The Source - 12/94, p.82
"...a classic Prince album worthy of FOR YOU, 1999, and DIRTY MIND (which it's most suggestive of)...COME effectively serves as one of his personal diaries....dark, brooding, beautiful and freaky..."
Melody Maker - 8/13/94, p.35
Recommended - "...Like every album he ever made...it's precisely 75 per cent divine..."
NME (Magazine) - 8/13/94, p.45
7 - Very Good - "...infuriating at times....he's encouraged people to buy into his carefully-manicured mystique....he's unwittingly upheld certain stereotypes--the equation black=sex--whilst trying to burn them down; and COME is fitting..."
Prince & The New Power Generation: Prince (vocals); Mayte (background vocals); Tommy Barbarella, Sonny T., Michael B., Mr. Hayes.
Additional personnel: Eric Leeds (flute); Mike Nelson, Kathy Jensen, Dave Jensen, Brian Gallagher, Steve Strand (horns); Ricky Peterson (keyboards); Airiq Anest (programming); Kathleen Bradford (background vocals).
Engineers: Chronic Freeze, Ray Hahnfeldt, Tom Tucker, Prince (all tracks).
Recorded at Paisley Park Studios, Chanhassen, Minnesota; The Record Plant and Larrabee Sound Studios, Los Angeles, California.
All songs written or co-written by Prince.
Personnel: Prince (vocals, background vocals); Eric Leeds (flute); Dave Jensen, Steve Strand, Kathy Jensen, Micah Nelson, Brian Gallagher (horns); Ricky Peterson (keyboards); Airiq Anest (programming); Jearlyn Steele Battle (sampler); Kathleen Bradford, Mayte (background vocals).
Audio Mixers: Ray Hahnfeldt; Chronic Freeze; Prince; Tom Tucker.
Recording information: Chanhassen, MN; Larrabee Sound Studios, Los Angeles, CA; Paisley Park Studios, Chanhassen, MN; Record Plant Studios, Los Angeles, CA; The Record Plant, Los Angeles, CA.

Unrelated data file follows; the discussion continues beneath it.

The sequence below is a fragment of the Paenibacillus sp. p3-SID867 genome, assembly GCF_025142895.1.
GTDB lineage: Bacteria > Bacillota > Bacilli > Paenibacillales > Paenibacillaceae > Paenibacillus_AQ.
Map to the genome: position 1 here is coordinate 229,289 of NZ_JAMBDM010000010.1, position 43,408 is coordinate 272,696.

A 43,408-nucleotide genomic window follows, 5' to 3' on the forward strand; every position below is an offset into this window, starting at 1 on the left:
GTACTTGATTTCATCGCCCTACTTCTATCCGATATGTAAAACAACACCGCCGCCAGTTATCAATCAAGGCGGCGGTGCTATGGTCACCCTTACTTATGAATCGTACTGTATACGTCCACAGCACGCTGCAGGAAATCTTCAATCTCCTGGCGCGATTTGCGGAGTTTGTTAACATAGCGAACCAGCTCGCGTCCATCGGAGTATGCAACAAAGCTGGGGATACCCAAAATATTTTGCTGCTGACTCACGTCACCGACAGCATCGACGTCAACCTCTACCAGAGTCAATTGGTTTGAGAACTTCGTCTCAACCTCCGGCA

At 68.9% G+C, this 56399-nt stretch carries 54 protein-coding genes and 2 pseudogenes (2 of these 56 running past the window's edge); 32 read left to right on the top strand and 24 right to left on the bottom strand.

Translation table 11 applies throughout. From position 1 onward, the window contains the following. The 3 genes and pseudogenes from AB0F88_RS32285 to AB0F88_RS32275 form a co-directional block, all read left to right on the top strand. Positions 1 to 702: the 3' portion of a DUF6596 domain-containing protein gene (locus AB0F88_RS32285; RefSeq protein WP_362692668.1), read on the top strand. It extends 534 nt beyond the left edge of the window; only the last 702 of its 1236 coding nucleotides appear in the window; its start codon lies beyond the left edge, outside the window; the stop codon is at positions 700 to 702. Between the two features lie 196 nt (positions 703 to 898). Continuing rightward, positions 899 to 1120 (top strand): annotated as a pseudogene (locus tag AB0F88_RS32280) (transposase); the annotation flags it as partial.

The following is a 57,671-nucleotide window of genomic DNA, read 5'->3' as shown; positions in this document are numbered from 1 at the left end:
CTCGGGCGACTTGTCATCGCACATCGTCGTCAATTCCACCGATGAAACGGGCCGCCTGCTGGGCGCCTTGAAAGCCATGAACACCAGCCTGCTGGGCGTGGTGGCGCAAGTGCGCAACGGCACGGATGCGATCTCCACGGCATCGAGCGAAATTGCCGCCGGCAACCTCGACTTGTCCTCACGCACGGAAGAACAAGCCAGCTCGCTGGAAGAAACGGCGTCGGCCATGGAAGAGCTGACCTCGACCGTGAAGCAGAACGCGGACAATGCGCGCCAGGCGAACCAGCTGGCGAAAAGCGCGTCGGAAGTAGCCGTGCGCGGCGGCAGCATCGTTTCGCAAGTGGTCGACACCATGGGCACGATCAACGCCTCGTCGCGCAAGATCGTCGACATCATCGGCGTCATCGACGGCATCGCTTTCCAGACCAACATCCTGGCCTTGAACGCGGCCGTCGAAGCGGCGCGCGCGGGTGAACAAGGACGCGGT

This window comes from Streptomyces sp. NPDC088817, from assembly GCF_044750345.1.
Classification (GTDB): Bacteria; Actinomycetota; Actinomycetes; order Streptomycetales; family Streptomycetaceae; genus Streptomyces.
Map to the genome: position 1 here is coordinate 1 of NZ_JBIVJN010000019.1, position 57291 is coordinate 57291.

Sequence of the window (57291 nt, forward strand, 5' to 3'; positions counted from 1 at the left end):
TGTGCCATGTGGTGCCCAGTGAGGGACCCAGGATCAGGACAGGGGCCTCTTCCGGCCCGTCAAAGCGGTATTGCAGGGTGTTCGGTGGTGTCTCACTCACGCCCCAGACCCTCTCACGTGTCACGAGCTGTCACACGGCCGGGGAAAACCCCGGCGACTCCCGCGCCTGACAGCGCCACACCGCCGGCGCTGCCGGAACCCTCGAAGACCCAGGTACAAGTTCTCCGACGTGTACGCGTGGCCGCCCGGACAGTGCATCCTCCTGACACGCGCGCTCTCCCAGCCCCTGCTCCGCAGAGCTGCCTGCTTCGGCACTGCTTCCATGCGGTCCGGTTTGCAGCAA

Unknown Contributor Roles: Mike Nelson; Michael Nelson; Mr. Hayes; New Power Generation.
For the artist intermittently known as Prince, the notion of spiritual death and rebirth has become the predominant theme in his work. Thus on the track "Solo," with its eerie liturgical ambience, sampled thunder and moody harp, Prince sings a keening falsetto confession: "Solo, my name is no one."
Accepting all that as a given, this richly orchestrated set has the exploratory sound and feel of a classic Prince album, except that COME seems to be an attempt to explicate his legend once and for all ("Letitgo"), to make way for a new...well, your guess is a good as ours.
The title tune mixes carnal and spiritual imagery in the classic Prince manner, as that ecstatic voice testifies over jazzy horns, big-band chord changes and a fat, greasy backbeat ("If you had a chance to see the future, would you try?"). Elsewhere, the sampled waves which open and close COME act as a recurring leitmotif, as Prince explores a series of jumpy dance grooves ("Pheromone" and "Loose!"), a moody tale of child abuse ("Papa"), a strutting R&B/hiphop anthem ("Race"), a brassy gospel-blues confessional ("Dark") and an explicit girl-guitar ecstasy ("Orgasm"). On COME, Prince appears before us one last time, a reminder of things past, a harbinger of revolutions to come.